Google announced today that it has completed its new web indexing system called Caffeine. The company claims it provides 50% fresher results for web searches than the previous index and is the largest collection of web content it's offered.
"Whether it's a news story, a blog or a forum post, you can now find links to relevant content much sooner after it is published than was possible ever before," says Google software engineer Carrie Grimes.
"Content on the web is blossoming. It's growing not just in size and numbers but with the advent of video, images, news and real-time updates, the average webpage is richer and more complex. In addition, people's expectations for search are higher than they used to be," adds Grimes. "Searchers want to find the latest relevant content and publishers expect to be found the instant they publish."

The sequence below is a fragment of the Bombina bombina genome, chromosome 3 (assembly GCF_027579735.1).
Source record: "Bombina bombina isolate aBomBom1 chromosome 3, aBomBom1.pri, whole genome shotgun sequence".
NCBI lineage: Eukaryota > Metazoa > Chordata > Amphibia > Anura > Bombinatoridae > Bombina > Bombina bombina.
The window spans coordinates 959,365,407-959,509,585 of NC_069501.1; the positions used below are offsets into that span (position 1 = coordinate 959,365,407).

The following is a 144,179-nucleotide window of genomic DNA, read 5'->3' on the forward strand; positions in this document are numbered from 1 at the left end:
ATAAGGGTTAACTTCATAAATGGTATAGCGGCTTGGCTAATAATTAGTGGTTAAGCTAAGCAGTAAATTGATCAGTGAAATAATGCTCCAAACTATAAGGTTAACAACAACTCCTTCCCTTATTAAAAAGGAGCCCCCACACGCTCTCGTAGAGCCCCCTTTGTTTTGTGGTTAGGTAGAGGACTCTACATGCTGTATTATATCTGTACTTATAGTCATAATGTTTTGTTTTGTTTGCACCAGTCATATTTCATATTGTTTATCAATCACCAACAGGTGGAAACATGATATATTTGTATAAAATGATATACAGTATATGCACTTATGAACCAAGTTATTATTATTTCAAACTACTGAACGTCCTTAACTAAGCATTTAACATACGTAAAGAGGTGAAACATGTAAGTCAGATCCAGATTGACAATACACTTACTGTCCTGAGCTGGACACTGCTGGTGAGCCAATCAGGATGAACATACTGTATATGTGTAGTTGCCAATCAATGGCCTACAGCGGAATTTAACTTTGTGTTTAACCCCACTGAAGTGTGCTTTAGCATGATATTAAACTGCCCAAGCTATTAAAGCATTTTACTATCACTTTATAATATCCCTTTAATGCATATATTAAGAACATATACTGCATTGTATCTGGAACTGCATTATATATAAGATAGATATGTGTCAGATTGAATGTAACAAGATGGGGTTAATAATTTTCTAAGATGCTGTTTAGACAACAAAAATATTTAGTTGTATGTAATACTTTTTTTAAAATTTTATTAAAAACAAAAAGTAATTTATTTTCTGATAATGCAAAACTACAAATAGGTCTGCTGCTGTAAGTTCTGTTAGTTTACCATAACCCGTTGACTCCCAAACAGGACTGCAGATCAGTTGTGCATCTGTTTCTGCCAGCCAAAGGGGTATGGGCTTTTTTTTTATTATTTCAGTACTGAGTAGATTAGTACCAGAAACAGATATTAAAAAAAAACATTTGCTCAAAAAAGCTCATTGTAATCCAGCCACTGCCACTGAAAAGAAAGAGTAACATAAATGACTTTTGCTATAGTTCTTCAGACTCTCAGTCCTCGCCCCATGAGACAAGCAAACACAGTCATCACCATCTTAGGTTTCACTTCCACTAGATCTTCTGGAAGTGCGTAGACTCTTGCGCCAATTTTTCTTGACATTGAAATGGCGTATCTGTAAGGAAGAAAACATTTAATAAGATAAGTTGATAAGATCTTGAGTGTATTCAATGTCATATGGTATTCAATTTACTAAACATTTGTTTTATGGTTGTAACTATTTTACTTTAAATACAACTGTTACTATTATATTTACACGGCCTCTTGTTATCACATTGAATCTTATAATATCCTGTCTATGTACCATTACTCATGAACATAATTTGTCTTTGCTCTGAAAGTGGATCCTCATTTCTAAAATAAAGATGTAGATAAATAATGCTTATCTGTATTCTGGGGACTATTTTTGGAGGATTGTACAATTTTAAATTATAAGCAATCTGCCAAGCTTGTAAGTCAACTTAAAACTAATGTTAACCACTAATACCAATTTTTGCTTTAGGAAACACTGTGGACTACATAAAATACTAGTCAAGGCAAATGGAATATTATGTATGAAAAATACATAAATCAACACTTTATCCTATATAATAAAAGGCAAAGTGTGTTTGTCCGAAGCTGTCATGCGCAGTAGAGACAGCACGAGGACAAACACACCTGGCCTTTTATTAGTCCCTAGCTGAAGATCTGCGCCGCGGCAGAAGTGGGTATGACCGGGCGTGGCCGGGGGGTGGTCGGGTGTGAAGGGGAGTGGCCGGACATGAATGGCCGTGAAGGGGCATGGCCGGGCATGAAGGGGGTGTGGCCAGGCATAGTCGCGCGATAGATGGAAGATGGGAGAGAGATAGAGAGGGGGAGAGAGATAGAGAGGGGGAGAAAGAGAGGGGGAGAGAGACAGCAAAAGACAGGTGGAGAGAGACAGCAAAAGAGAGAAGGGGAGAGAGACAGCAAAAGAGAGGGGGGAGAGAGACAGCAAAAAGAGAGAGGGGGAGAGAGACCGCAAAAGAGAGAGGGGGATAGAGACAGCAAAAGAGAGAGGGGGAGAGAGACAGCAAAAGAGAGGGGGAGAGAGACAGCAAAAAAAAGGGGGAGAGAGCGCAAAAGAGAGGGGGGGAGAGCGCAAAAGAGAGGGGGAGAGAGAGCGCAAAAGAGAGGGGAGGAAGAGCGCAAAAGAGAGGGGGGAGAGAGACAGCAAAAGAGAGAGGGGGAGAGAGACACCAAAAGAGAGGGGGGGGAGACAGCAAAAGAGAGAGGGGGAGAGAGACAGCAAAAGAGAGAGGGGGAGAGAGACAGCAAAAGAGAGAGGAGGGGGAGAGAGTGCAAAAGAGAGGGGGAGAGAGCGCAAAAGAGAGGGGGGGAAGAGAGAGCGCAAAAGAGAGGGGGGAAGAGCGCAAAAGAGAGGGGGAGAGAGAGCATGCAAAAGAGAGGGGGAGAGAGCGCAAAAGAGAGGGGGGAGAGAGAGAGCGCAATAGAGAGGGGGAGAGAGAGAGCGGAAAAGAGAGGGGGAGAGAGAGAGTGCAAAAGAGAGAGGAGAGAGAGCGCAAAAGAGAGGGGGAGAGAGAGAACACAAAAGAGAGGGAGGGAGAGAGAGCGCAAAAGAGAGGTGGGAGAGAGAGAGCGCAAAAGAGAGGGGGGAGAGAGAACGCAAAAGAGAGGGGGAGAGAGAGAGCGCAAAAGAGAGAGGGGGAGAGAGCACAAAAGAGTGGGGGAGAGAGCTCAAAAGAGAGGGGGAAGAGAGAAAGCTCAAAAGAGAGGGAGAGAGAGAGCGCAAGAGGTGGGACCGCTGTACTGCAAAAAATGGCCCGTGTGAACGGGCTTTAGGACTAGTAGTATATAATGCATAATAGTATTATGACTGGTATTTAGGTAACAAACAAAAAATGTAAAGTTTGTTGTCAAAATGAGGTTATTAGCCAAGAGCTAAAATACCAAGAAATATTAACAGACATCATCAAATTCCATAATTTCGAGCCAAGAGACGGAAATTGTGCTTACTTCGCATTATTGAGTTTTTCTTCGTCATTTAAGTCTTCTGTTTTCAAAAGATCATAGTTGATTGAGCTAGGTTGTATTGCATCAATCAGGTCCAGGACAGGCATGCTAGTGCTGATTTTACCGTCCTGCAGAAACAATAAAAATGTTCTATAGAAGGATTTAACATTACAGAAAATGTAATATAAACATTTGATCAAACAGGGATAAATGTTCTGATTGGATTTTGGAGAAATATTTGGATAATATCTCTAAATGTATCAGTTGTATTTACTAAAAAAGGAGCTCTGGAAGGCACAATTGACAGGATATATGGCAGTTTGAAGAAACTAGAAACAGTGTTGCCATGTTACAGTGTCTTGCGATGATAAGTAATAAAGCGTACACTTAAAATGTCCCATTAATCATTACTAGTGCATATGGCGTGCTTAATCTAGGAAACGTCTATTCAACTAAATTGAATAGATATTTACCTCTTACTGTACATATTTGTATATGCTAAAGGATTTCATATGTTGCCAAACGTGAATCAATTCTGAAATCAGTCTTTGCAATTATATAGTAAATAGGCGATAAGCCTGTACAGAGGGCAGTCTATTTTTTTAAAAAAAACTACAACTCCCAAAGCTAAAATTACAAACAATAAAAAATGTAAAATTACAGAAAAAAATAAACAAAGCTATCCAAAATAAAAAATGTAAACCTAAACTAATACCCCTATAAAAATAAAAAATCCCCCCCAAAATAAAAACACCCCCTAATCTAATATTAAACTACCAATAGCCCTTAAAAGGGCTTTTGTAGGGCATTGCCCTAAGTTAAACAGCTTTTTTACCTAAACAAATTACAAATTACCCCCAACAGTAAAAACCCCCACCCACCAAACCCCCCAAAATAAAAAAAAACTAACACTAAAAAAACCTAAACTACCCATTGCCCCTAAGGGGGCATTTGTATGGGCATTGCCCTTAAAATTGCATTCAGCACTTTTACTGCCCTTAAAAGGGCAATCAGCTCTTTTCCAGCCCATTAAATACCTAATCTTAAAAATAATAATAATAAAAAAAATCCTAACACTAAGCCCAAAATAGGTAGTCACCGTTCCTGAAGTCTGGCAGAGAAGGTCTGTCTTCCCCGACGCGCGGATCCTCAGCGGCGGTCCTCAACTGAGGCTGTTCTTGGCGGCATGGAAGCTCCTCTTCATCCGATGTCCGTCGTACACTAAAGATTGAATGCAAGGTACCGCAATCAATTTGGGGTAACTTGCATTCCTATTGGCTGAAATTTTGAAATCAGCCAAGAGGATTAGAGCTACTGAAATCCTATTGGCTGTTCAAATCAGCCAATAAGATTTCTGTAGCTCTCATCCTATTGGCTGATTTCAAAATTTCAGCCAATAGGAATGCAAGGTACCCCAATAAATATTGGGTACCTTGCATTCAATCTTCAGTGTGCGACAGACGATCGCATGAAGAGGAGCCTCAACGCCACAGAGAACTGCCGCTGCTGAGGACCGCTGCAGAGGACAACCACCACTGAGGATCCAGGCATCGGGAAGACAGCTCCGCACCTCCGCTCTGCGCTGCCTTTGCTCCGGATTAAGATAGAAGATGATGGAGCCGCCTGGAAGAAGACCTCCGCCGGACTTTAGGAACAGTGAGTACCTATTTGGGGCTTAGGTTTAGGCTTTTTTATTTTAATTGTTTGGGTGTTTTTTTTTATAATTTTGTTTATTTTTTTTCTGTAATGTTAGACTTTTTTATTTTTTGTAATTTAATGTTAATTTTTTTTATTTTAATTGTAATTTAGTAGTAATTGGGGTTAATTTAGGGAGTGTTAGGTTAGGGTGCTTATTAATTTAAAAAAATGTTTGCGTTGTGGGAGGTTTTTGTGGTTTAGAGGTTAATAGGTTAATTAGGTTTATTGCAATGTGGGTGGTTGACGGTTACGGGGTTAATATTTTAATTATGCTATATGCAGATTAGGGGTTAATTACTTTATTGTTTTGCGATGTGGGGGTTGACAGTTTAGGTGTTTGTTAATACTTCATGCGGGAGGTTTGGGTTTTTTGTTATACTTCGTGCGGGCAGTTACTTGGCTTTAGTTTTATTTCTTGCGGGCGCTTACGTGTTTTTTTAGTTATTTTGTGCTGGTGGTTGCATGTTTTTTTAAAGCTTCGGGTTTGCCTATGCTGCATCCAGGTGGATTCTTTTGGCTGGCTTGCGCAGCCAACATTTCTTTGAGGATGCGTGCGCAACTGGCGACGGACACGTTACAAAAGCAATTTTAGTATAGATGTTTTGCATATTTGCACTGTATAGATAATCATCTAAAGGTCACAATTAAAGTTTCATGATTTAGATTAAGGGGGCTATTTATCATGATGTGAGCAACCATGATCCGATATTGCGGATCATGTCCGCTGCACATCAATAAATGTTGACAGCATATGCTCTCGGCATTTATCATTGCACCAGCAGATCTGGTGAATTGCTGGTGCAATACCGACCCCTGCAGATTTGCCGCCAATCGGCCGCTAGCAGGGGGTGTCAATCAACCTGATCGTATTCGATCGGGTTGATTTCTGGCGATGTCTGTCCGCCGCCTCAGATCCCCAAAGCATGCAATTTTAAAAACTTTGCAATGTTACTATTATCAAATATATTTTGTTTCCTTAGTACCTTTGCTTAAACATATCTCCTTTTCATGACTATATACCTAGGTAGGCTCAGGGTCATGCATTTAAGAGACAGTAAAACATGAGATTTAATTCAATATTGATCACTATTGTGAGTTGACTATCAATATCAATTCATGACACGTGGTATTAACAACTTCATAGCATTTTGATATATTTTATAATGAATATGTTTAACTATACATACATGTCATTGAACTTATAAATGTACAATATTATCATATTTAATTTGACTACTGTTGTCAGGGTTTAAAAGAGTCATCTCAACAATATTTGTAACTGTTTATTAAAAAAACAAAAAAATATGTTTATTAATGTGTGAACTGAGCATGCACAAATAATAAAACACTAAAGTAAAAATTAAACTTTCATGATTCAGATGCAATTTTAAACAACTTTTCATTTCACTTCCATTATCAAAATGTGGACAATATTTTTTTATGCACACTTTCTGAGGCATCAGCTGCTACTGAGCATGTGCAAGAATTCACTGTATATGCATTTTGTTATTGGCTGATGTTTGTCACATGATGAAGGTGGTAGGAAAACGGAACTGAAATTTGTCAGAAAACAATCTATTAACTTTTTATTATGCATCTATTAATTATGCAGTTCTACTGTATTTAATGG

With Caffeine, Google says it analyzes the web in small portions and updates its search index on a continuous basis (all around the world). New pages and updates to existing pages are added straight to the index, meaning freshness will be increased.
Caffeine takes up 100 million GB of storage in one database, and adds new info at a rate of hundreds of thousands of gigs per day.
Caffeine was announced nearly a year ago, when Google's Matt Cutts told us about it at SES San Jose. Now SMX Advanced is going on, and I'd expect to hear more from Matt about it out there (he hinted at it when we talked to him at Google I/O last month).